The bell ringing at the end of the day today marked the beginning of our spring break. I've got travel plans as usual and will board a plane tomorrow afternoon to start a much-needed vacation.
Still, I'll miss my kids and my colleagues. I feel like I'm in a good place right now. As I last posted, that doesn't happen much this time of year. It's that golden quarter where you get to be a real teacher and not have to worry about whether or not what you're teaching is preparing your students for a standardized test.
In fact, the social action unit I started this past week is one I'm convinced is preparing my students for a more important test - when faced with a chance to act on a social issue about which they feel strongly, will they participate?
First period was interesting today.
A reporter came to speak with 6 of my kids who have been participating in a pilot young screenwriters program through the Sarasota Film Festival. Beginning in January, these students have shown up Tuesday and Thursdays after school and crafted their ideas in to real and true screenplays.
What's funny is the fact this group does not follow the traditional 20%/80% rule where 20% of your students account for 80% of your school organization membership. This is a cross of students with stories to tell.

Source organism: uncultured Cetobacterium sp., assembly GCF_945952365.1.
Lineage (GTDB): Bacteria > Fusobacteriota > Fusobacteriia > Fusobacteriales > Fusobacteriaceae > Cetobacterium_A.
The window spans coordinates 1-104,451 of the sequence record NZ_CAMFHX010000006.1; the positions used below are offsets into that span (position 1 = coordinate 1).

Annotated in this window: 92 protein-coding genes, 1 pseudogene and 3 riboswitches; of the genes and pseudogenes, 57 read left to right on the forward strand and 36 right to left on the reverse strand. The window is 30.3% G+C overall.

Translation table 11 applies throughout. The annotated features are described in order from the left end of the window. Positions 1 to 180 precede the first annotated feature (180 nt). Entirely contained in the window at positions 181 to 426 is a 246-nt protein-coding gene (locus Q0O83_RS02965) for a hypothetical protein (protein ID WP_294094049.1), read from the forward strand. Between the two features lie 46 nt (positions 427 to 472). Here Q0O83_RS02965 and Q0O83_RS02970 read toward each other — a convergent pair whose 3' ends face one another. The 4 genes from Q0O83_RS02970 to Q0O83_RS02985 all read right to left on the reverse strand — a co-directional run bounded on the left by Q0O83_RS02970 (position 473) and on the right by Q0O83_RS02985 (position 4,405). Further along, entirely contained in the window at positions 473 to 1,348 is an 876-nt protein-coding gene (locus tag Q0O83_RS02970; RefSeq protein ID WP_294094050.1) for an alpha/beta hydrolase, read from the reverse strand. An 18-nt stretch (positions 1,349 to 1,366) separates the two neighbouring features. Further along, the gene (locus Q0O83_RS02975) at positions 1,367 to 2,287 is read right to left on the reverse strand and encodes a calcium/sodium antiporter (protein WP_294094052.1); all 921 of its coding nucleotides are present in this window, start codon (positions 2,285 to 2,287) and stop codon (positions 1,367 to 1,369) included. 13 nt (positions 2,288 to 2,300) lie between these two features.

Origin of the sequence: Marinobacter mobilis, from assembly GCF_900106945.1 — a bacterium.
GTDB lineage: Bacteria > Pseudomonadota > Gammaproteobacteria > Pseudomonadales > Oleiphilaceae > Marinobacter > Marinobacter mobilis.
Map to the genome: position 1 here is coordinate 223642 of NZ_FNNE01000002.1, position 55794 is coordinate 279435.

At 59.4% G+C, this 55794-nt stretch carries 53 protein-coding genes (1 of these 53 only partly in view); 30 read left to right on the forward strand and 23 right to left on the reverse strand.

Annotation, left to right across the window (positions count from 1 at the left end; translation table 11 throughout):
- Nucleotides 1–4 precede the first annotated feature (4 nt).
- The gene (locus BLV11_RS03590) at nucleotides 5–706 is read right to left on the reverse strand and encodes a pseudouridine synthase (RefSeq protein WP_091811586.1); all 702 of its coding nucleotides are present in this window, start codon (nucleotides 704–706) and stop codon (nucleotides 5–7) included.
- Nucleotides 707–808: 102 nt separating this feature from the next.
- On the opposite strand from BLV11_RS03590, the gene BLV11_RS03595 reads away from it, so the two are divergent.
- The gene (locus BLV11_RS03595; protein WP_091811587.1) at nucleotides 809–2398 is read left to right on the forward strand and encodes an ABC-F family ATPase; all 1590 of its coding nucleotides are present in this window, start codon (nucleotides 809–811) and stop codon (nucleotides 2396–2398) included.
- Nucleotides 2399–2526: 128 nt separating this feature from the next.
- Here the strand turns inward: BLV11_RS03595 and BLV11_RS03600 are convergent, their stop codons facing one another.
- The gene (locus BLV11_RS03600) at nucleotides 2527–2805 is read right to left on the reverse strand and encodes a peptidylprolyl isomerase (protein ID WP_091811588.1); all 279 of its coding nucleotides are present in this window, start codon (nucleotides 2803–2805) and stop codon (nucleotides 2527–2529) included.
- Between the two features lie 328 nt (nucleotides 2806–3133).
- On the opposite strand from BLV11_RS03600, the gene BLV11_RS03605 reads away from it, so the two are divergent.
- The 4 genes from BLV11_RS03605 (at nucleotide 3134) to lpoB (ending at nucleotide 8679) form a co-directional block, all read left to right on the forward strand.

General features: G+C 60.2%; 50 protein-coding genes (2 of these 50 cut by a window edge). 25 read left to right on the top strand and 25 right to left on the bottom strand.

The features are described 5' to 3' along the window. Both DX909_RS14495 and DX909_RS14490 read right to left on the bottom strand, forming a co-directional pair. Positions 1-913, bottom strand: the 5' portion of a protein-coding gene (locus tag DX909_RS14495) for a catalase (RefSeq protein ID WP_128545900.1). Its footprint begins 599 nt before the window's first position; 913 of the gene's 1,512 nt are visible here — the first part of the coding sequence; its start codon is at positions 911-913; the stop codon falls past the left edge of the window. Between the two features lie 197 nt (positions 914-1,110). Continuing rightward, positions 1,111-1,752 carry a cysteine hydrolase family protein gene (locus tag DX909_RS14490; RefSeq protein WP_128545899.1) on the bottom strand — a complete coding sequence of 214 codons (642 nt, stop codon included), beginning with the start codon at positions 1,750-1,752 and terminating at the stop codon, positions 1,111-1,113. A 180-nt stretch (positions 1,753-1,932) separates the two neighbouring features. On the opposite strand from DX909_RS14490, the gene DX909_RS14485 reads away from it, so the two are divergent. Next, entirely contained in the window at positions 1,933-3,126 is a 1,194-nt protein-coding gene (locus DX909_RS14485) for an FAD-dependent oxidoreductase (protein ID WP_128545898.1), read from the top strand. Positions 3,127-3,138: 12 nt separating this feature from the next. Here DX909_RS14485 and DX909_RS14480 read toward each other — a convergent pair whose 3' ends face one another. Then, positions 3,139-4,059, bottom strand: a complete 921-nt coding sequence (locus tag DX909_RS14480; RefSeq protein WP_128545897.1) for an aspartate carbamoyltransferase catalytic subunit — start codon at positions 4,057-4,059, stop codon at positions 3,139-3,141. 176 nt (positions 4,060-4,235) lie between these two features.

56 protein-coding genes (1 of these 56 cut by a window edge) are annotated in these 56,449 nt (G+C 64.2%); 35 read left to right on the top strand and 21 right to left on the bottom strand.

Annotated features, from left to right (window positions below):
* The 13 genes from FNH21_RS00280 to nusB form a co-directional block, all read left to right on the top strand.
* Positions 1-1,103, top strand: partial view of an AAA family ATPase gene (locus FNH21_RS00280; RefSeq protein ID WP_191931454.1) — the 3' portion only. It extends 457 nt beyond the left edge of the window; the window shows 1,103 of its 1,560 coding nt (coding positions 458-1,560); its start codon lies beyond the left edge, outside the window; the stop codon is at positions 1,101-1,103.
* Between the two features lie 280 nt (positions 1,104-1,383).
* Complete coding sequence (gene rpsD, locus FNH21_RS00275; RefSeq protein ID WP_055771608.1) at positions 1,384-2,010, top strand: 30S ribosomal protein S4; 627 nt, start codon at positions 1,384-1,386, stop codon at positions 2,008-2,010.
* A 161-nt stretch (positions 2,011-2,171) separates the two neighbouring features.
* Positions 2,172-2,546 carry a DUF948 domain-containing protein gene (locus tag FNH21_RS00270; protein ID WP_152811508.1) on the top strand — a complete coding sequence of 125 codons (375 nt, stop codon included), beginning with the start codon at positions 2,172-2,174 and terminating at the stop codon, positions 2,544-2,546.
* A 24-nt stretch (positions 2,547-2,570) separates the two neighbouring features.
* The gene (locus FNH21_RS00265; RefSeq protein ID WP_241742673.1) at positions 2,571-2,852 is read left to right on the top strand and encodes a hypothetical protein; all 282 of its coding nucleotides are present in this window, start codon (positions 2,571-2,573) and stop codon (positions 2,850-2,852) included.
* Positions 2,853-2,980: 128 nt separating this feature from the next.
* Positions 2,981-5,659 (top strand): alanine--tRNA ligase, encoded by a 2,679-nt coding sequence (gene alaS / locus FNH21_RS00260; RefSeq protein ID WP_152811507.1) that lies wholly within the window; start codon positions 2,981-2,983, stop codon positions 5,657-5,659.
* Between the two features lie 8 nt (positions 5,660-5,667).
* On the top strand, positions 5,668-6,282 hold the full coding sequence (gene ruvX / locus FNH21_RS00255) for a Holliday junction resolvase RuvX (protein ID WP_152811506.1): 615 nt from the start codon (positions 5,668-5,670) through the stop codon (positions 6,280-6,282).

Screenplays complete and the festival fast approaching, these students will soon be recognized for their work.
Today was a taste of that. They sat in my classroom and were asked questions about their creative process and whether or not they wanted to write another screenplay. The thing is - in the course of participating in this program - three of them have decided to write books. One of them has decided he would like to produce his screenplay as well as star in it.
It's a connection that could not have been made in a traditional test-prep classroom. No 5-paragraph essay would fit these students' visions. They worked without complaint, some taking their journals home to sculpt their ideas on their own time.
This is the spirit of learning I hope to foster and cultivate in all of my students in the Golden Quarter. I feel we're well on our way.
Any week where you get to begin to explain communism to 8th graders, examine the meaning, causes and effects of bigotry, and hear students point out the much stronger case for non-violent vs. violent social action, it's a good week to be a teacher.